Author(s): Angelo Verzoni. Published on May 1, 2018.

Writing History

As the nation endures a rising toll of mass shootings, NFPA responds with a groundbreaking new provisional standard addressing preparation, response, and recovery for active shooter and other hostile events


America’s deadliest mass shooter came prepared.

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Before Stephen Paddock killed 58 people and wounded more than 500 others at the Route 91 Harvest outdoor music festival on the Las Vegas Strip last fall, police and federal records show that the 64-year-old researched—and even visited—other locations and events as potential targets. He Googled SWAT team tactics, ballistics data, building heights, and terms such as “do police use explosives.” Paddock spent years legally accruing an arsenal of firearms that included more than a dozen semi-automatic AR-15 rifles, a type of firearm often used in mass shootings, and devices called bump stocks that allow those guns to fire like fully automatic rifles.

On September 25 and 26, Paddock and unsuspecting hotel staff ferried over 20 duffel bags stuffed with weapons and ammunition up to a pair of rooms he had reserved on the 32nd floor of the Mandalay Bay Resort and Casino. On the night of October 1, Paddock unleashed a storm of bullets from the window of one of those rooms into the crowd of some 20,000 people below who were attending an outdoor country music festival.

“It was just total chaos,” one concertgoer, who was drinking and laughing with a friend when shots rang out, told the New York Times. At first they thought it was fireworks. Then they saw a man fall to the ground with blood spurting from his neck. “People [were] falling down and laying everywhere,” she said. “We were trying to take cover and we had no idea where to go.”

Concertgoers weren’t the only ones confused. When Craig Cooper, chief of special operations for Las Vegas Fire Rescue, arrived on scene, it had been determined that the bullets were coming from an aerial position, but responders weren’t sure how many shooters were involved. To make matters worse, the open-aired venue meant the scene kept spreading as the shooting continued. “Victims were either carried or moved themselves blocks away from where the event occurred,” Cooper told me in an interview in March. This resulted in inaccurate reports of other shootings in the area. “Our concept of what an event like that would look like was completely shaken up,” he said.

Despite the bloodshed and graphic reportage, it didn’t take long for the country to collectively move on from Las Vegas and shift its mourning elsewhere. Just over a month after the Las Vegas shooting, a gunman killed 26 people at a church in Sutherland Springs, Texas. Three months after that, a gunman killed 17 people, mostly teenage students, at Marjory Stoneman Douglas High School in Parkland, Florida.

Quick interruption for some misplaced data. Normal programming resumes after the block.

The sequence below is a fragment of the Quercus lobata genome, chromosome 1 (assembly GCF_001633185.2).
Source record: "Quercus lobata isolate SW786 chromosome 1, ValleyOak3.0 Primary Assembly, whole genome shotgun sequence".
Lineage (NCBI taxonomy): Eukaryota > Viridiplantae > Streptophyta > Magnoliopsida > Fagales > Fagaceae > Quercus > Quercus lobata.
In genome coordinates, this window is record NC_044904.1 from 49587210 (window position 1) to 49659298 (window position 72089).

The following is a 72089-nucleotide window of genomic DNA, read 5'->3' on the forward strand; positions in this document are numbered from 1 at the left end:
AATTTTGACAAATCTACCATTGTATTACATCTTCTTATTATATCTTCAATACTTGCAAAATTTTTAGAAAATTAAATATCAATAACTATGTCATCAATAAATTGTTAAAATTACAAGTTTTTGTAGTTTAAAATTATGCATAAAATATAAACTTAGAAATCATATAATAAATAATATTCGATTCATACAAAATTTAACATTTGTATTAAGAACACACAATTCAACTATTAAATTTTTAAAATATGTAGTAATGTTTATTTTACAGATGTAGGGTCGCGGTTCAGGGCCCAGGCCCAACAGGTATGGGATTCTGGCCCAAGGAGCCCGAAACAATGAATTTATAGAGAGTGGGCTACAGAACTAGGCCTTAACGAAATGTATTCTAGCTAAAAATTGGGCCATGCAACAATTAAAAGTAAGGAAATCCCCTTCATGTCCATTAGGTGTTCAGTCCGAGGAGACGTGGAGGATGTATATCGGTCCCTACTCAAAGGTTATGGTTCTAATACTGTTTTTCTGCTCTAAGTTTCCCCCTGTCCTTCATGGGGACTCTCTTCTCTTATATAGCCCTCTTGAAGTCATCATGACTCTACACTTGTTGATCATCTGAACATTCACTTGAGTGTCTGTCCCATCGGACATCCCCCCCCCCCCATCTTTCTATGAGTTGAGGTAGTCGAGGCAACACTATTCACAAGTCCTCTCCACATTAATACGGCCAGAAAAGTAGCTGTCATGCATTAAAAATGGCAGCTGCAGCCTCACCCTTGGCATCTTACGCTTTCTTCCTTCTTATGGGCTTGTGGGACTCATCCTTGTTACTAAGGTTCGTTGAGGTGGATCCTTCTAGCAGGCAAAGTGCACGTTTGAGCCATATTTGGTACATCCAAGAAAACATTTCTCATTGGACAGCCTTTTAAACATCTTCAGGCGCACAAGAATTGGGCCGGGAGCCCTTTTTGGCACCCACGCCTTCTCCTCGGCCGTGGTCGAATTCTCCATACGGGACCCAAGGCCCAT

Ten of the 15 deadliest mass shootings in modern United States history have occurred in the last 12 years, claiming the lives of over 250 people, according to multiple sources. The other five occurred over a 40-year span, from 1966 to 2006, claiming 85 lives. In a sea of divergent viewpoints over what constitutes a mass shooting and what trends are actually occurring, the definitive answer is that mass shootings are becoming more frequent, and they’re becoming deadlier.

Against this backdrop, conversations began taking place among NFPA stakeholders on whether the organization had a role to play in addressing the problem, and what that guidance might look like. Both of those questions have been answered. In March, a committee of more than 40 public safety experts, with backgrounds ranging from law enforcement to medicine to government to the fire service, including Cooper, met at NFPA headquarters in Massachusetts to review public input and finalize the language for a groundbreaking new standard. NFPA 3000™ (PS), Active Shooter/Hostile Event Response (ASHER) Program, provides a roadmap for first responders, medical professionals, community leaders, emergency management officials, facility managers, and the public as they prepare for, respond to, and recover from active shooter and other hostile events. (The PS stands for “provisional standard,” which means it was released faster than a regular NFPA standard.) And as we’ve learned from incidents like the Las Vegas shooting, when attackers are meticulously prepared to kill, communities nationwide must be equally well-prepared. The standard became available for purchase May 1.

NFPA 3000 is based on four main principles: unified command, integrated response, planned recovery, and whole community. In interviews with NFPA Journal, NFPA 3000 technical committee members shared their personal experiences with active shooter and hostile events and often tied them back to these four principles to show both what went well in past events and what didn’t—lessons that were woven into the new standard.

“NFPA can’t prevent these tragedies, but we do think there is more to be done in how they are responded to,” NFPA President and CEO Jim Pauley wrote in a blog after the Parkland shooting. “NFPA has sped up its typical standards development process to develop the world’s first standard to help communities prepare, respond, and rebound from hostile events. … While no standard or code in the world can prevent horrific attacks from occurring in the future, NFPA 3000 is intended to make communities better-equipped to deal with such tragedies.”